Explore the feelings of two of the poets who now live in England but have their roots in another culture. ‘Presents from my Aunts in Pakistan’ and ‘Hurricane Hits England’ are two poems where the poets describe their new life in England but remember important connections with their past in the country where they were born. Grace Nicholls was born and brought up in the British colony of Guyana, but moved to England when she was 27. In her poem, ‘Hurricane Hits England’ she describes the effect of the violent storm, which hit England in 1987 and how this storm, awakened links with her past.

Moniza Alvi was born in Pakistan and moved to England when she was a child. In ‘Presents from my Aunts in Pakistan’ Alvi describes the Indian /Asian gifts which were sent from her homeland and she remembers how she reacted to these presents. In ‘Hurricane hits England Nicholls uses imagery to make the storm come alive: “The howling ship of the wind” and trees Falling heavy as whales” gives the reader an idea of the violent nature/intensity of the storm. Nicholls connects the storm with the voices of her Caribbean past.

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Huracan, Oya and Shango are the Gods and Goddesses of wind, rain and thunder and she asks why they are visiting “An English coast? ” Nicholls feels that although the storm is fearful bringing “blinding illuminations” and “cratered graves” it is also reassuring; the “old tongues” are a comfort. The poet is “aligning”, “following” and “riding” the storm, suggesting that the storm is part of her. The reference to “sweet mystery” suggests that the storm – although mysterious and not normally associated with England – is in fact welcoming.

Moniza Alvi also uses imagery in her poem to describe the exotic colours and textures of her clothes: the “salwar kameez Peacock blue, And another Glistening like an orange split open” and “Candy-striped glass bangles” unfortunately seemed “alien” to her. However, the clothes represented a link with her past and although her school friend was not impressed she “admired the mirror work” of the “lovely” clothes. The clothes and other presents create a longing for her past, she tries to picture her “birthplace” and at the end of the poem Alvi imagines herself back, “staring through fretwork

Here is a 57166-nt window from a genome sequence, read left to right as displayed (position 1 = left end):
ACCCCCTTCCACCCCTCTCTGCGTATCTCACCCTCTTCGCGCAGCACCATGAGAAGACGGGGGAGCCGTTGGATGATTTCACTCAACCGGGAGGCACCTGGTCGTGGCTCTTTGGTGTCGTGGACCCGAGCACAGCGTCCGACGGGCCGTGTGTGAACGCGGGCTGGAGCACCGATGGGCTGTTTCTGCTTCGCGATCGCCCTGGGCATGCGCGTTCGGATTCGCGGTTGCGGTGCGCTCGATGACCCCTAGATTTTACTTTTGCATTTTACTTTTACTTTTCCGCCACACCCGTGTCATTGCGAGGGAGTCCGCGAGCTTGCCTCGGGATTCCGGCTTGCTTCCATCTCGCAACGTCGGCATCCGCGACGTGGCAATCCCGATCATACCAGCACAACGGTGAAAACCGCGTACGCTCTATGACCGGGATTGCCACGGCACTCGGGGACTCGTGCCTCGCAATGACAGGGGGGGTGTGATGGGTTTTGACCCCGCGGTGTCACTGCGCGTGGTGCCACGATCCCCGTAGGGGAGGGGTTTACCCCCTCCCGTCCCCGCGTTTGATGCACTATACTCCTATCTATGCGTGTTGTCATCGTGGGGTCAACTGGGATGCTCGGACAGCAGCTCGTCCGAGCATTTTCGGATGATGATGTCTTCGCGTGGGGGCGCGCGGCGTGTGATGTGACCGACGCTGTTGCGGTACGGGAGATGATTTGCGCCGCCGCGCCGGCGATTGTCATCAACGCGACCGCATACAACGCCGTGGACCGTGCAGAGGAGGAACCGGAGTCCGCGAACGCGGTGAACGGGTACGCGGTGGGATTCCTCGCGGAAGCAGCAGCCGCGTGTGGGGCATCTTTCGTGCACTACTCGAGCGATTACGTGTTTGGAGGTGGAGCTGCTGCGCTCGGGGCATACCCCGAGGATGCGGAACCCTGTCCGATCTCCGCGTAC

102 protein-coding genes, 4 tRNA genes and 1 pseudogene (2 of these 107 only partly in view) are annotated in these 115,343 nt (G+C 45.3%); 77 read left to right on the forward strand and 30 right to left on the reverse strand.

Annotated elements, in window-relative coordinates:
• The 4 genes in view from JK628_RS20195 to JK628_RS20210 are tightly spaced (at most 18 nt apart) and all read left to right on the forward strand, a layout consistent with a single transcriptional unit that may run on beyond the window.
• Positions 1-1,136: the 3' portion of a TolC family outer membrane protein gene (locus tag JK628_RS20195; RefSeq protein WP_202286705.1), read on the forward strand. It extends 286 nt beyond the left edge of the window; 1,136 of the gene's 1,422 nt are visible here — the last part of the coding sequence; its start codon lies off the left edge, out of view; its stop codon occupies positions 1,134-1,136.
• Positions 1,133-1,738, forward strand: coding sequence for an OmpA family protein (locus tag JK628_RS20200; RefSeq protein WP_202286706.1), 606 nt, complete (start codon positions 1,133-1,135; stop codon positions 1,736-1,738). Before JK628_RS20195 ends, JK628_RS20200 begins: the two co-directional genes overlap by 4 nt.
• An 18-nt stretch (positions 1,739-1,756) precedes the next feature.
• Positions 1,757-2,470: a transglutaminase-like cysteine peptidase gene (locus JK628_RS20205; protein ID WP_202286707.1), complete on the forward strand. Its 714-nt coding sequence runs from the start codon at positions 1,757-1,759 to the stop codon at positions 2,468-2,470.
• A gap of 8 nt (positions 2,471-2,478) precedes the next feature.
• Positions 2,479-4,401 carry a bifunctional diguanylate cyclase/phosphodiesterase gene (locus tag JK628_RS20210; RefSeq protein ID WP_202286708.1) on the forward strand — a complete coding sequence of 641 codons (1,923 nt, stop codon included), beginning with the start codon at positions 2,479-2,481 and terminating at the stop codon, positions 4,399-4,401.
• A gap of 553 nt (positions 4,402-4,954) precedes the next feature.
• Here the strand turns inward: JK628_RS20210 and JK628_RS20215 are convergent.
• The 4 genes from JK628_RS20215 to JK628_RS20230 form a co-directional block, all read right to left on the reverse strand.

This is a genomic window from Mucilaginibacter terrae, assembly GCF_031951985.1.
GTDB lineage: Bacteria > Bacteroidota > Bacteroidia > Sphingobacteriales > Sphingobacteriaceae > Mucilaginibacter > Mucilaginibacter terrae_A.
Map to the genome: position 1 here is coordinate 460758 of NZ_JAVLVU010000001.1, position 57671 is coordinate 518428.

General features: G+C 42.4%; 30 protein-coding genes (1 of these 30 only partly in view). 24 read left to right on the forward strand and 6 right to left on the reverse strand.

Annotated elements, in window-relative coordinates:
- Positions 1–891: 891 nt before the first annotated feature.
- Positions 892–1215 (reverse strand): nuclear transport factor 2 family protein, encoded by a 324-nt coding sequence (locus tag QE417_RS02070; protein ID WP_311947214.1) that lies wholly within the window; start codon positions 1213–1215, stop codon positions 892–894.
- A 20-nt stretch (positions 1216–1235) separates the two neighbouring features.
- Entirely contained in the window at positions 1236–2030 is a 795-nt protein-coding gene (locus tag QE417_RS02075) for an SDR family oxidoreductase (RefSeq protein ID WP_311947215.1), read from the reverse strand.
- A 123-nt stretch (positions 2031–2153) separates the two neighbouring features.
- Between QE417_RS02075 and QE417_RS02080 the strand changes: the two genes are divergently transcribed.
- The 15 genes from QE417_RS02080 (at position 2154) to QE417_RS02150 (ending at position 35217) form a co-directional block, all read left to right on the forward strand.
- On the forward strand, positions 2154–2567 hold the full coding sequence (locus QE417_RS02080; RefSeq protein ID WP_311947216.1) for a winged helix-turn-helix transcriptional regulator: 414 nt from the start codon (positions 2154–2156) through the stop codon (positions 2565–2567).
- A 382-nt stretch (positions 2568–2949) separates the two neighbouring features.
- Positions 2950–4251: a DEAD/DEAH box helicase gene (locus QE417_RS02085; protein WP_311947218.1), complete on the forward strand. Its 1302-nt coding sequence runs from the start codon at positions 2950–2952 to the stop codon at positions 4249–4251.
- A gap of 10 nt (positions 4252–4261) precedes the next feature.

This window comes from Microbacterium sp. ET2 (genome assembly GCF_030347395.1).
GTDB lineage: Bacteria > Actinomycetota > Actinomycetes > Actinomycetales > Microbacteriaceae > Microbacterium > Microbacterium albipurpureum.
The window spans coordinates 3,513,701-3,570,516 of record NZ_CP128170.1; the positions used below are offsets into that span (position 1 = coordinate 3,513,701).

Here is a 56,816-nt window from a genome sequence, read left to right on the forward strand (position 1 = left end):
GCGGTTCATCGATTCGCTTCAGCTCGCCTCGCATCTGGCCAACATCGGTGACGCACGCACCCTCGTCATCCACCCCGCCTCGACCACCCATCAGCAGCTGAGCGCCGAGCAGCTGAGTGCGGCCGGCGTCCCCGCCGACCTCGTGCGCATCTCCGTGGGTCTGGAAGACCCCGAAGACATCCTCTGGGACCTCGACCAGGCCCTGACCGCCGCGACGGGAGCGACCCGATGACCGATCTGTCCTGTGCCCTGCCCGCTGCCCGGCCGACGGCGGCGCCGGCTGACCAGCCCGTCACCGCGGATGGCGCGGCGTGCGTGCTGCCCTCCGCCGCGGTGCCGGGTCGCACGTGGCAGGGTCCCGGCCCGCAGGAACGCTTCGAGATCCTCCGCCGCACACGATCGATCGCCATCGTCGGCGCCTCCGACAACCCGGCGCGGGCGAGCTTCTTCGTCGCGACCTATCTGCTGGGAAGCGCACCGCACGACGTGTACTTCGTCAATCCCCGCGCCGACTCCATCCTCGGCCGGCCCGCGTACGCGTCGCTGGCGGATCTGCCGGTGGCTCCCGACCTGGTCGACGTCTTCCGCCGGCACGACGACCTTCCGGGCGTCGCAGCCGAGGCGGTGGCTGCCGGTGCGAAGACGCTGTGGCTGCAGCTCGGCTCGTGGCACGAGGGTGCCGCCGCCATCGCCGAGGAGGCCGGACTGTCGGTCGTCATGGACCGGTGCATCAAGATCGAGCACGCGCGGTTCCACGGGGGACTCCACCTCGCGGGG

At the Shalimar Gardens. ” In ‘Presents from my Aunts in Pakistan’ Alvi deliberately uses free verse and her sentences, of varying lengths, are set out in a very haphazard way. This helps to convey her mixed feelings and her struggle in coming to terms with the diversity of her two cultures. She feels she has “no fixed nationality” but feels close/ apart of both Pakistan and England. Alvi uses the references to her Aunts’ presents as symbolising her search for her own identity. In ‘Hurricane Hits England’ Nicholls is also coming to terms with belonging to two different cultures.

It is the hurricane in England, which has brought her closer “to the landscape. ” She also uses free verse in this poem and asks several rhetorical questions, one important one being: “O why is my heart unchained? ” It is as if she already knows the answers when she says: “That the earth is the earth is the earth. ” This use of repetition is like an echo, her own subconscious, answering her questions. She has come to love and admire England as much as the Caribbean and is thankful for the storm for reminding her of her roots. Both poets seem to be describing personal experiences; therefore their poems could be considered autobiographical.

Alvi said that she added the fictional account of her school friend to help express her own internal battle with coping with two different cultures. The poet has been torn between two cultures but has learned to appreciate both cultures. Nicholls suggests that the storm has broken “the frozen lake” in her, she has been uprooted from her “foundations”, her past, and has come to realise that, although she has strong connections with the Caribbean, she now feels at home in England. The physical presence of the storm, for Nicholls, and the presents, for Alvi, have provided vital links and both poets appreciate their past and present cultures.

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